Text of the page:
To James Alexander
Printed in Benjamin Franklin, Experiments and Observations on Electricity (London, 1769), pp. 282–3.
Suppose a tube of any length open at both ends, and containing a moveable wire of just the same length, that fills its bore. If I attempt to introduce the end of another wire into the same tube, it must be done by pushing forward the wire it already contains; and the instant I press and move one end of that wire, the other end is also moved; and in introducing one inch of the same wire, I extrude, at the same time, an inch of the first, from the other end of the tube.
If the tube be filled with water, and I inject an additional inch of water at one end, I force out an equal quantity at the other, in the very same instant.
And the water forced out at one end of the tube is not the very same water that was forced in at the other end at the same time, it was only in motion at the same time.
The long wire made use of in the experiment to discover the velocity of the electric fluid, is itself filled with what we call its natural quantity of that fluid, before the hook of the Leyden bottle is applied to one end of it.
The outside of the bottle being at the time of such application, in contact with the other end of the wire; the whole quantity of electric fluid contained in the wire is, probably, put in motion at once.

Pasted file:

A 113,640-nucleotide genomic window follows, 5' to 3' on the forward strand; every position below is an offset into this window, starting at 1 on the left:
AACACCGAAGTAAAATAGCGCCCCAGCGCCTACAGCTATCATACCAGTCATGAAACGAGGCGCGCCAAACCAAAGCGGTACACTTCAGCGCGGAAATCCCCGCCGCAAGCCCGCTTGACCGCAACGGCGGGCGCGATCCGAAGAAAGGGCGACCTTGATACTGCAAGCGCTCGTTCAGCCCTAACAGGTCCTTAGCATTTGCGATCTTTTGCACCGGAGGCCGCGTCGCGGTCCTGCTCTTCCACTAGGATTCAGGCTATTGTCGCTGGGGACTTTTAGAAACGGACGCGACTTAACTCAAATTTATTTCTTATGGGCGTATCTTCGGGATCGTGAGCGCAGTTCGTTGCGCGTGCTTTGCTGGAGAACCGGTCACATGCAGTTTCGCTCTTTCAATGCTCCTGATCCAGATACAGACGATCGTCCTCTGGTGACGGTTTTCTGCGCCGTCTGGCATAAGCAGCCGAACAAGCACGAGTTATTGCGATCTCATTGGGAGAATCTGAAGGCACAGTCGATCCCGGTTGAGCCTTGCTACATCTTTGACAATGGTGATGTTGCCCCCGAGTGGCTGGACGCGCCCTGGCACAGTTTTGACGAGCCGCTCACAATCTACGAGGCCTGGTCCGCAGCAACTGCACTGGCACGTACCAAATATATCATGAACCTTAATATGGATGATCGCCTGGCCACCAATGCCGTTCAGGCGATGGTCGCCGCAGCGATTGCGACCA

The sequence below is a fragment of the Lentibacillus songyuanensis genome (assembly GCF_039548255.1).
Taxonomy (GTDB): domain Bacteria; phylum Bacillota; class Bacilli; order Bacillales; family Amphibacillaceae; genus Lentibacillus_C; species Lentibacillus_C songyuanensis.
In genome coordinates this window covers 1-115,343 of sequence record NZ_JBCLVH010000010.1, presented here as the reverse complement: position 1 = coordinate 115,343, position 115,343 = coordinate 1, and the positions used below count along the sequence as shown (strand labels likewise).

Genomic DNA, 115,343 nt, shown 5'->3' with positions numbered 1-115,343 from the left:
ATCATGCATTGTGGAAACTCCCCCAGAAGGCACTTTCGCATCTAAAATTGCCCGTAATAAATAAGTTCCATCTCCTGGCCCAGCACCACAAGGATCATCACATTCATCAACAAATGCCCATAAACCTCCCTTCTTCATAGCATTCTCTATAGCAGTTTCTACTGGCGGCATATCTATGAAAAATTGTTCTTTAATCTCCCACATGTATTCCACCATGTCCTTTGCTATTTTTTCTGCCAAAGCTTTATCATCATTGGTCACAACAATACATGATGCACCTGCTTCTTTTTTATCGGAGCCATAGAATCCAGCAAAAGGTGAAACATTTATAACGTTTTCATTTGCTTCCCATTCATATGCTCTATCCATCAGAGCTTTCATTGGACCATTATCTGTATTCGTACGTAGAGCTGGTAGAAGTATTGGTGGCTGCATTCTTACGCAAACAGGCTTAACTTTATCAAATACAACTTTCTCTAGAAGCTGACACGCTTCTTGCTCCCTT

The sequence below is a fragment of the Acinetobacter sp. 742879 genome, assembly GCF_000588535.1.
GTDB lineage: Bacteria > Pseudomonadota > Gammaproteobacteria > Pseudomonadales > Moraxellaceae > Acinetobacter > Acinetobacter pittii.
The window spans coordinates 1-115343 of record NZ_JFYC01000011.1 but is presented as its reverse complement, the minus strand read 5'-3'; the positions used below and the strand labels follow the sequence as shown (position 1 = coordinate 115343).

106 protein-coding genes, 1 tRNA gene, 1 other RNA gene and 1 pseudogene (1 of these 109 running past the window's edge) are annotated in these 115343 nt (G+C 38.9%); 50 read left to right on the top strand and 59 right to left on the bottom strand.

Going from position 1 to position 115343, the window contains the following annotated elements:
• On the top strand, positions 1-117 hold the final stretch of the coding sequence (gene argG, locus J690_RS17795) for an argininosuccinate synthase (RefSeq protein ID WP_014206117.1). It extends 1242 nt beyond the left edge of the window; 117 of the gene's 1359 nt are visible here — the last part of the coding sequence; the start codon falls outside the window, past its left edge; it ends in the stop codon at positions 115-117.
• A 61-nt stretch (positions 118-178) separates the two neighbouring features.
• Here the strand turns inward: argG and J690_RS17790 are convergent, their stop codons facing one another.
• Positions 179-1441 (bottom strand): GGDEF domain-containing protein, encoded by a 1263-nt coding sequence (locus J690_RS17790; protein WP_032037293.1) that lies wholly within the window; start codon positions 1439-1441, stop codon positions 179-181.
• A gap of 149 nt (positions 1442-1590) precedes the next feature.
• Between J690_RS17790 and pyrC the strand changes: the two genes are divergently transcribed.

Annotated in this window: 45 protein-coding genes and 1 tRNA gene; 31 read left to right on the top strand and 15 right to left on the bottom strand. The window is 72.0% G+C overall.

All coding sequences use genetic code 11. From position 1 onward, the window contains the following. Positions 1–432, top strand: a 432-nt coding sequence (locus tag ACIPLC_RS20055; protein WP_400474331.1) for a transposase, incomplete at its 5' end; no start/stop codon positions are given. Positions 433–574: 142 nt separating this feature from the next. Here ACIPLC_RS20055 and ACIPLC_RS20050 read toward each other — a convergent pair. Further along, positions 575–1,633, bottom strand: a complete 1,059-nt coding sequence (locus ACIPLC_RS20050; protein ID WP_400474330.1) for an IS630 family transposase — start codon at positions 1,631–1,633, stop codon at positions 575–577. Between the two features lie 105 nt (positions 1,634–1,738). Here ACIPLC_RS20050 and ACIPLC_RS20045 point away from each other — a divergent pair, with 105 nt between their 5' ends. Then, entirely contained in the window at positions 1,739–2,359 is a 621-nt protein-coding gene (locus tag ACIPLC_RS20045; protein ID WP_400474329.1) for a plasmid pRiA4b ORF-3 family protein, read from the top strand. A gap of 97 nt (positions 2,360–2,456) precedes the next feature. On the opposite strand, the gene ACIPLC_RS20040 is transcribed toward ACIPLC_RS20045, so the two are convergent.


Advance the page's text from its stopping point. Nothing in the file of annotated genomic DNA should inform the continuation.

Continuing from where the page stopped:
For at the instant the hook, connected with the inside of the bottle, gives out; the coating, or outside of the bottle, draws in a portion of that fluid.
If such long wire contains precisely the quantity that the outside of the bottle demands, the whole will move out of the wire to the outside of the bottle, and the over quantity which the inside of the bottle contained, being exactly equal, will flow into the wire, and remain there, in the place of the quantity the wire had just parted with to the outside of the bottle.
But if the wire be so long as that one-tenth (suppose) of its natural quantity is sufficient to supply what the outside of the bottle demands, in such case the outside will only receive what is contained in one-tenth of the wire’s length, from the end next to it; though the whole will move so as to make room at the other end for an equal quantity issuing, at the same time, from the inside of the bottle.
So that this experiment only shews the extream facility with which the electric fluid moves in metal; it can never determine the velocity.
And, therefore, the proposed experiment (though well imagined, and very ingenious) of sending the spark round through a vast length of space, by the waters of Susquehannah, or Potowmack, and Ohio, would not afford the satisfaction desired, though we could be sure that the motion of the electric fluid would be in that tract, and not under ground in the wet earth by the shortest way.
4. Printed directly following Alexander’s letter (reprinted immediately above) this undated document bears the caption “Answer to the foregoing; by B.F.”